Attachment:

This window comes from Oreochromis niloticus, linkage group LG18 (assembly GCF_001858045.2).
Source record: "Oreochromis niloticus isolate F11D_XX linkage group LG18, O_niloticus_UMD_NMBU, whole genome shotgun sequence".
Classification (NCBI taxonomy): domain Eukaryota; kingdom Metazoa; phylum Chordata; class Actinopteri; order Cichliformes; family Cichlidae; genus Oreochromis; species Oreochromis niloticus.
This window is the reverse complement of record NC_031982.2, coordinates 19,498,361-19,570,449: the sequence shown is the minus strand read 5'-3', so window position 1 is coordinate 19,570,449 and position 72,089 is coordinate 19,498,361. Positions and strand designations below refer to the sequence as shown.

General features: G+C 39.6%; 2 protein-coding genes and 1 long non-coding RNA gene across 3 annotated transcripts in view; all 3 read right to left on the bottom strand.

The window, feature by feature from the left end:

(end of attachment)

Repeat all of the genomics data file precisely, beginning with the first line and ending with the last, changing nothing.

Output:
This window comes from Oreochromis niloticus, linkage group LG18 (assembly GCF_001858045.2).
Source record: "Oreochromis niloticus isolate F11D_XX linkage group LG18, O_niloticus_UMD_NMBU, whole genome shotgun sequence".
Classification (NCBI taxonomy): domain Eukaryota; kingdom Metazoa; phylum Chordata; class Actinopteri; order Cichliformes; family Cichlidae; genus Oreochromis; species Oreochromis niloticus.
This window is the reverse complement of record NC_031982.2, coordinates 19,498,361-19,570,449: the sequence shown is the minus strand read 5'-3', so window position 1 is coordinate 19,570,449 and position 72,089 is coordinate 19,498,361. Positions and strand designations below refer to the sequence as shown.

General features: G+C 39.6%; 2 protein-coding genes and 1 long non-coding RNA gene across 3 annotated transcripts in view; all 3 read right to left on the bottom strand.

The window, feature by feature from the left end: